You’ve probably seen a Smart car. They’re about the size of your average household appliance and they look like they should have big wind-up keys sticking out of their butt ends. You could park one in the bed of a Ford Ranger pickup without touching either side. They’re popular as delivery cars in urban areas, so long as you’re delivering something small. Say a pack of Life Savers. One at a time.

It wasn’t the car itself that made me stop and take notice, though. It was who was driving it. The gent behind the wheel and woman sitting next to him appeared to be well into their seventies, with gray hair and glasses and clothes that, at least from the chest up, didn’t match their vehicle’s Skittle-lime, ultra-hip image. They appeared to be the kind of people who, if you’re schooled on your stereotypes, should be driving a Detroit dreadnought with the left blinker on. They did not look like a couple who should be driving a motorized Tonka truck that gets 33 mpg city and 41 highway, yet there they were tooling toward downtown Portsmouth in what could have been their living room Barcaloungers lashed side-by-side.

For most of my life (I’m 46) “tree hugging” has been mainly (and unfairly) associated with the younger set. If we’re going to build a sustainable society, however, it won’t be by waiting for the current generation of schoolchildren to start running the world. We have to change minds and behaviors now. That’s why the sight of that older couple in the Smart car gave me a pleasant jolt. It also brought back an unlikely “green” conversation I had with a city councilor when I was a reporter covering Marlboro, Massachusetts.

The councilor’s  name was Herman, and from all outward appearances he was about as environmentally conscious as a Norwegian whale hunter. He was a conservative Republican, an Army veteran, and the retired owner of his own welding business. He was long on gruff and short on tact, though he had a deceptively good heart. He was the kind of guy who would make derogatory comments about an ethnic group but be a good neighbor to a family of that group who moved in next door.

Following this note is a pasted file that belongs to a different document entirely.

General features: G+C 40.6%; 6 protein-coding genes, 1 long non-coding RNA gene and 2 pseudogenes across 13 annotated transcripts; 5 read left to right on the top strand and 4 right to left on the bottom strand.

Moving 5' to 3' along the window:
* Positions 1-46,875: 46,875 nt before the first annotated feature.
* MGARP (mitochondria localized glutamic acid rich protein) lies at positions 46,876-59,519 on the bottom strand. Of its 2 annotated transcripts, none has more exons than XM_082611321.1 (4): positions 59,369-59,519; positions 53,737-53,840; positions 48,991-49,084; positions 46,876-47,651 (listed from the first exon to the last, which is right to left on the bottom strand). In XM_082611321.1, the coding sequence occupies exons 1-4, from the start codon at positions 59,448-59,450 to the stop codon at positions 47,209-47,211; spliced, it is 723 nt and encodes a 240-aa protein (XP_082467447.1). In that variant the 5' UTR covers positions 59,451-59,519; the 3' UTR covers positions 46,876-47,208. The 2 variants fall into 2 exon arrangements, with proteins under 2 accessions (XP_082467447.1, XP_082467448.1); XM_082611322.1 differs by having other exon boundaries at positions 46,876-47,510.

Good heart or no, you would not tab Herman as an environmental maverick, which is why the talk we had in 1991 is so clear in my mind to this day. We were killing a few minutes outside city hall so Herman could have a smoke break before the next council session. I liked talking to Herman because he was completely uncensored, and told me a lot of stuff he later wished he hadn’t. That evening though, the conversation was about an article he read on plug-in cars. Not the glorified golf carts that passed as electric cars in the ‘70s, but real road vehicles. The concept fascinated him.

“I’d do that, have one of them little cars for around town and save the Pontiac for long trips,” he said between drags on a filtered Merit. “You’d pay for the electricity, but think of all the gasoline you wouldn’t burn.”

If Herman could be open minded about alternative transport, there’s hope for the world. Herman and the couple in the Smart car are proof that if you can make a good enough case and supply reasonable alternatives, even generations supposedly set in their ways will make the environmental choice.

Of course, when Herman was done educating me about plug-in cars, he snubbed out his cigarette on city hall’s granite staircase then flipped the butt onto the sidewalk. I guess we’ll have to take progress where we can get it, in small doses.